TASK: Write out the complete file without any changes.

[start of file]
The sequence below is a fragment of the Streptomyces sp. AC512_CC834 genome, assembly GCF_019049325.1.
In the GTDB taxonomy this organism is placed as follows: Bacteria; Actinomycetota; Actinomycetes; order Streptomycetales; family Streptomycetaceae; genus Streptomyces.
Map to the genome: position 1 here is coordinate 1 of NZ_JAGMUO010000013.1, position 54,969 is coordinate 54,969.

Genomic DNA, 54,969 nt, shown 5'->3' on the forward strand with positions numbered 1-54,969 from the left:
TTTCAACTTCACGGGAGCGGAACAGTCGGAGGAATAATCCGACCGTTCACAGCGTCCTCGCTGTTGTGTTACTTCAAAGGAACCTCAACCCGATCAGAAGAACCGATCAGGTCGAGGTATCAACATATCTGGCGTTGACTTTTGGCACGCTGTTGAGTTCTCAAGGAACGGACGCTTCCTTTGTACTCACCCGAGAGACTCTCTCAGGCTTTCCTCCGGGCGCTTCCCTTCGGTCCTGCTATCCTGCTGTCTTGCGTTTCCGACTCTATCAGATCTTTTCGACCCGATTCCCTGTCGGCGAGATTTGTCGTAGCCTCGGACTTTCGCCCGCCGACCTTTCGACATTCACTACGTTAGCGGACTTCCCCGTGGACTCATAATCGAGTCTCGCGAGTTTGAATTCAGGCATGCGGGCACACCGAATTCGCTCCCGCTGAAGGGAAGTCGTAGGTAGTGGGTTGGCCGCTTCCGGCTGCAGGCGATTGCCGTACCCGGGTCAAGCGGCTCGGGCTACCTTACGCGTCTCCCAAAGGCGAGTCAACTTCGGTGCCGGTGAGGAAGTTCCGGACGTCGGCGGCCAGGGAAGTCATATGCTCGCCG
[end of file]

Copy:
The sequence below is a fragment of the Streptomyces sp. AC512_CC834 genome, assembly GCF_019049325.1.
In the GTDB taxonomy this organism is placed as follows: Bacteria; Actinomycetota; Actinomycetes; order Streptomycetales; family Streptomycetaceae; genus Streptomyces.
Map to the genome: position 1 here is coordinate 1 of NZ_JAGMUO010000013.1, position 54,969 is coordinate 54,969.

Genomic DNA, 54,969 nt, shown 5'->3' on the forward strand with positions numbered 1-54,969 from the left:
TTTCAACTTCACGGGAGCGGAACAGTCGGAGGAATAATCCGACCGTTCACAGCGTCCTCGCTGTTGTGTTACTTCAAAGGAACCTCAACCCGATCAGAAGAACCGATCAGGTCGAGGTATCAACATATCTGGCGTTGACTTTTGGCACGCTGTTGAGTTCTCAAGGAACGGACGCTTCCTTTGTACTCACCCGAGAGACTCTCTCAGGCTTTCCTCCGGGCGCTTCCCTTCGGTCCTGCTATCCTGCTGTCTTGCGTTTCCGACTCTATCAGATCTTTTCGACCCGATTCCCTGTCGGCGAGATTTGTCGTAGCCTCGGACTTTCGCCCGCCGACCTTTCGACATTCACTACGTTAGCGGACTTCCCCGTGGACTCATAATCGAGTCTCGCGAGTTTGAATTCAGGCATGCGGGCACACCGAATTCGCTCCCGCTGAAGGGAAGTCGTAGGTAGTGGGTTGGCCGCTTCCGGCTGCAGGCGATTGCCGTACCCGGGTCAAGCGGCTCGGGCTACCTTACGCGTCTCCCAAAGGCGAGTCAACTTCGGTGCCGGTGAGGAAGTTCCGGACGTCGGCGGCCAGGGAAGTCATATGCTCGCCG